Scarlet Kavanaugh has come home because her mother, Addie, a famous bird artist is dying. Actually, she hasn't gone home to Pennsylvania, she's gone to Addie's best friend Cora's house in New Jersey since that is where Addie has chosen to die, unwilling to be surrounded by so many haunting memories as she passes on. As Scarlet, named for the scarlet tanager, faces the loss of her mother, she will come to understand Addie better than she ever has before and will mourn the extinguishing of the unique fire that was Addie Sturmer Kavanaugh, artist, environmentalist, activist. She will also have to come to a decision about whether to honor Addie's final wish to be buried illegally on a ridge where she claims to have seen a bird only ever seen before by John James Audubon.
Although opening with the end of Addie's life, the novel looks backwards, telling the tale of Addie and Tom's love and marriage, of Addie's long friendships with college friends Cora and Lou, of her increasingly political art and environmental activism, and of her distracted mothering of Scarlet. Tom Kavanaugh is an ornithologist and professor at a small school in rural Pennsylvania whose classes are wildly popular. When Addie and her friends sign up for his class, he is as immediately captured by Addie as she is by him. They spend time in the field together, looking for and naming birds, as their relationship with each other grows and takes flight. They start their life together wrapped in the beauty of the natural world, collaborating on Tom's classic book: he wrote and she illustrated.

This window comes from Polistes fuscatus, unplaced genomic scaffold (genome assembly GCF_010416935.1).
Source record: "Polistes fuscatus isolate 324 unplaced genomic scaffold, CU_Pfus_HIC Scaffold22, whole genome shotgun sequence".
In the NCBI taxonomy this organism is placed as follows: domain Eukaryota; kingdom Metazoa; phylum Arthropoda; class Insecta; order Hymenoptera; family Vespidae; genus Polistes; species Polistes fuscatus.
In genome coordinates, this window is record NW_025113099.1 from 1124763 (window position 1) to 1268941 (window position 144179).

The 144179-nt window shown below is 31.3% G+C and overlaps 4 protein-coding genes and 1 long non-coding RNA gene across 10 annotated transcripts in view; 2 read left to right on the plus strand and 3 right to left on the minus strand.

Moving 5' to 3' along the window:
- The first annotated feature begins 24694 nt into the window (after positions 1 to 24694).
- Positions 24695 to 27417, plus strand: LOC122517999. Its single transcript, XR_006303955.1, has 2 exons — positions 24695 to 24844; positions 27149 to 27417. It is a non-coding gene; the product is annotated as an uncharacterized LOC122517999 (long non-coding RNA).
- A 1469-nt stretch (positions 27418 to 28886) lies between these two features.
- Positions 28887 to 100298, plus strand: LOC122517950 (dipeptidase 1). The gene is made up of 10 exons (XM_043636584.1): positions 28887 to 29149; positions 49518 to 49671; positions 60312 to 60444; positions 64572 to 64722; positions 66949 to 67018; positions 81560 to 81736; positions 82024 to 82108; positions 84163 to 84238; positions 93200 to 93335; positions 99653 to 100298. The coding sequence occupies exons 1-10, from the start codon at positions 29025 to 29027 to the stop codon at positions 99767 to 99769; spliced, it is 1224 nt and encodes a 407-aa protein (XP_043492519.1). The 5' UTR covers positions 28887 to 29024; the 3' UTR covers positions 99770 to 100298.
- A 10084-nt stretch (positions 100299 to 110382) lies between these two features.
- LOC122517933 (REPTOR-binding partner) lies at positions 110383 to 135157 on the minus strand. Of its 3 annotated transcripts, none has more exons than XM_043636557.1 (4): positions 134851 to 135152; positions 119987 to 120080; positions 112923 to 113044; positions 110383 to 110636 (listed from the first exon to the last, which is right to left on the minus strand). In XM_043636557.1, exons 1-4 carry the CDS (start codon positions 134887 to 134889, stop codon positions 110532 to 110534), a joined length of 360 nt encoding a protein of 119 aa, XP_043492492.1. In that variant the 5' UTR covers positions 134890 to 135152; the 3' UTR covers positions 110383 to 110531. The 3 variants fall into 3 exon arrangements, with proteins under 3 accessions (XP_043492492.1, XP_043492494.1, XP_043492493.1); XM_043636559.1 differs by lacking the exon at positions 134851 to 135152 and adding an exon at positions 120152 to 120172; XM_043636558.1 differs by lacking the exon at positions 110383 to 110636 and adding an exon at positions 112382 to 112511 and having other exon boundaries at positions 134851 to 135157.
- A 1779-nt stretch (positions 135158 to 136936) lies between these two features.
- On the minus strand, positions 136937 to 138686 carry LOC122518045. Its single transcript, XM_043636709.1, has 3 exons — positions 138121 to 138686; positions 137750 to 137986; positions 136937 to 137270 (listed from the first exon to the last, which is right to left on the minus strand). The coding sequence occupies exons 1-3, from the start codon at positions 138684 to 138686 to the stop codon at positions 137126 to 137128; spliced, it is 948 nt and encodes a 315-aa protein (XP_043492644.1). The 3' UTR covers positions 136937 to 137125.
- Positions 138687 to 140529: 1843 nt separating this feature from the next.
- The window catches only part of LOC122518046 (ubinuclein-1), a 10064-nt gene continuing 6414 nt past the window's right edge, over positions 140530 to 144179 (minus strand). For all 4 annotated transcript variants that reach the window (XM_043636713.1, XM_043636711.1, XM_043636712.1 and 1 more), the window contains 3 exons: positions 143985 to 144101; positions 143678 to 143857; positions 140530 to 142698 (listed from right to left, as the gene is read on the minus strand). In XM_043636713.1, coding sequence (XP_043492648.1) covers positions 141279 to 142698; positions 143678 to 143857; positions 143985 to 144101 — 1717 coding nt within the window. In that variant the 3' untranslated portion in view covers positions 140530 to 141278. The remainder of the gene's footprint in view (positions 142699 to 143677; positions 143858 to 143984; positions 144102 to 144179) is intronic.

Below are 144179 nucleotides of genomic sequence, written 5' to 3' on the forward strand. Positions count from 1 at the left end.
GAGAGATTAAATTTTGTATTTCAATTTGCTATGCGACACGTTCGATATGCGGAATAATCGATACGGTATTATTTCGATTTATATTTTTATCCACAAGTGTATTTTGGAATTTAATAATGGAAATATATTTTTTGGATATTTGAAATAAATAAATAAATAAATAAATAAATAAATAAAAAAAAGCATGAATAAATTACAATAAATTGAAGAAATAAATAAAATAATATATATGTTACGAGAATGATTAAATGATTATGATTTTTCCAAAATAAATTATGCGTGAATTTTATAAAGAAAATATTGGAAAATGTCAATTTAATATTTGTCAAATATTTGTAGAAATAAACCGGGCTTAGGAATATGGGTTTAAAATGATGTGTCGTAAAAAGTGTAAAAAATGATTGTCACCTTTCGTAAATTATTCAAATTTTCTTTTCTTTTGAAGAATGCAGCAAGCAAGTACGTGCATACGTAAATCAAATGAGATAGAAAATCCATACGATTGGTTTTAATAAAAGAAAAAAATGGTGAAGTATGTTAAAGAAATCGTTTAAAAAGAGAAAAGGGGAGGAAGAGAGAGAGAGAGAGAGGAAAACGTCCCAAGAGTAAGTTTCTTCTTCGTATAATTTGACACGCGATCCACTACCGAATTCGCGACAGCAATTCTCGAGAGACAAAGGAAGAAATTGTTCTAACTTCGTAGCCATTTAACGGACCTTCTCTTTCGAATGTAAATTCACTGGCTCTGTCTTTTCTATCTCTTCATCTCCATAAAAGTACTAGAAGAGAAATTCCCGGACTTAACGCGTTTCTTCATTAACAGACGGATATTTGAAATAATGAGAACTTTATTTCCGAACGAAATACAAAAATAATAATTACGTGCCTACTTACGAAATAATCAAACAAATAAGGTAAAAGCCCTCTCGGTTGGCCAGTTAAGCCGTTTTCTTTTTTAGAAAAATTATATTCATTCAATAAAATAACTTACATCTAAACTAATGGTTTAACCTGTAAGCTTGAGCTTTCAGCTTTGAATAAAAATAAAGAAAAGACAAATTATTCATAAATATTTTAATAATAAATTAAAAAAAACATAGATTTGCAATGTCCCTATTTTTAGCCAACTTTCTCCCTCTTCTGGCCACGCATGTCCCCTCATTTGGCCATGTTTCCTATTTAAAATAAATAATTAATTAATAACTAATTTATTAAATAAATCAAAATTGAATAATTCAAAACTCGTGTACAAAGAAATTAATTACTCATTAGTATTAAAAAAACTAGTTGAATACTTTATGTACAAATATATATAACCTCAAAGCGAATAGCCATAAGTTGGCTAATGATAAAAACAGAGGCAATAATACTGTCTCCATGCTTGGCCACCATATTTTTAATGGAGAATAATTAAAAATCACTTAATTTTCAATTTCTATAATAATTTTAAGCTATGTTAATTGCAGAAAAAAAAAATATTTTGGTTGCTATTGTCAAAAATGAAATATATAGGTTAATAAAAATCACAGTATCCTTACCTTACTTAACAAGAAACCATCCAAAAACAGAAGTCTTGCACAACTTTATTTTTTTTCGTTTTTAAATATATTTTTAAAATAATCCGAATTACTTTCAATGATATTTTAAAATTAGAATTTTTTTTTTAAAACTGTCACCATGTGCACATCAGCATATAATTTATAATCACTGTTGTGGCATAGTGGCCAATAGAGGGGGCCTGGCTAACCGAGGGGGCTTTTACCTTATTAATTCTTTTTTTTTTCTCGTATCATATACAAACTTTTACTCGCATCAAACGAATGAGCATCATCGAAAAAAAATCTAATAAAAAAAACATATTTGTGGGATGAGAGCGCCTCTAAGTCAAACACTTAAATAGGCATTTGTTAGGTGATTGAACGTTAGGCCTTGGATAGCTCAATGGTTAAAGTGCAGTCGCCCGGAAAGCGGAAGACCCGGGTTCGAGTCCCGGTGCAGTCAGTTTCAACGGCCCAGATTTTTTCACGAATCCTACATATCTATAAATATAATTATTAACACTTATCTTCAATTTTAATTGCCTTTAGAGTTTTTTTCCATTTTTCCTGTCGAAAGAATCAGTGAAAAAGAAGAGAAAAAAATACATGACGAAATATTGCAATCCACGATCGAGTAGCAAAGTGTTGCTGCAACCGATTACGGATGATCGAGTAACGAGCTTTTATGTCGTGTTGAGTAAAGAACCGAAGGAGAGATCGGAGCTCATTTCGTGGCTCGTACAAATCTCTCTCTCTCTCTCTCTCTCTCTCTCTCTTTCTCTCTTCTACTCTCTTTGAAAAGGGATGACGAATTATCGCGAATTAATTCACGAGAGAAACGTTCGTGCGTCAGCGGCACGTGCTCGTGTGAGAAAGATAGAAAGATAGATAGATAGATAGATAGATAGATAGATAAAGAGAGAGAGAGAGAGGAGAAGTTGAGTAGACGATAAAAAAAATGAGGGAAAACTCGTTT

As Addie's art evolves over time beyond the bounds of book pages so too do her political opinions evolve, leading her deep into environmental activism in hopes of saving the habitat around the college and her home. As she becomes more engaged in the fight for a better world starting in her own backyard, she becomes more distant as a mother and a wife. And this strained distance is what Scarlet remembers most from her childhood relationship with her mother, the sense that there was something bigger and more important than their mother/daughter bond. Addie lived a complex life filled with great passions and her husband and best friends do their best to share all they can with Scarlet about the amazing and driven woman that was her mother so that she will carry that knowledge into the future and in her own life.
The writing here is gorgeous and subtle with the weaving of the natural world and birds throughout the narrative of Addie's life. There's meaning and wonder packed into the ephemeral here and the idea that the attempt, even if defeated, is the first step to something better and greater. The deep and abiding love between Addie and Tom is beautifully rendered as is the long and important friendship between Addie, Cora, and Lou. The inclusion of Addie's field journals allow Hinnefeld to seamlessly incorporate Addie's point of view and motivations. This is a phenomenal and compassionate look at the dynamics of relationship, both between people themselves and between people and the creatures with whom we share our world. It addresses responsibility and stewardship and reminds us all to take the time to look at our loved ones and the spaces around us and to appreciate them. For all of time is brief but if we are lucky, our touch extends beyond us.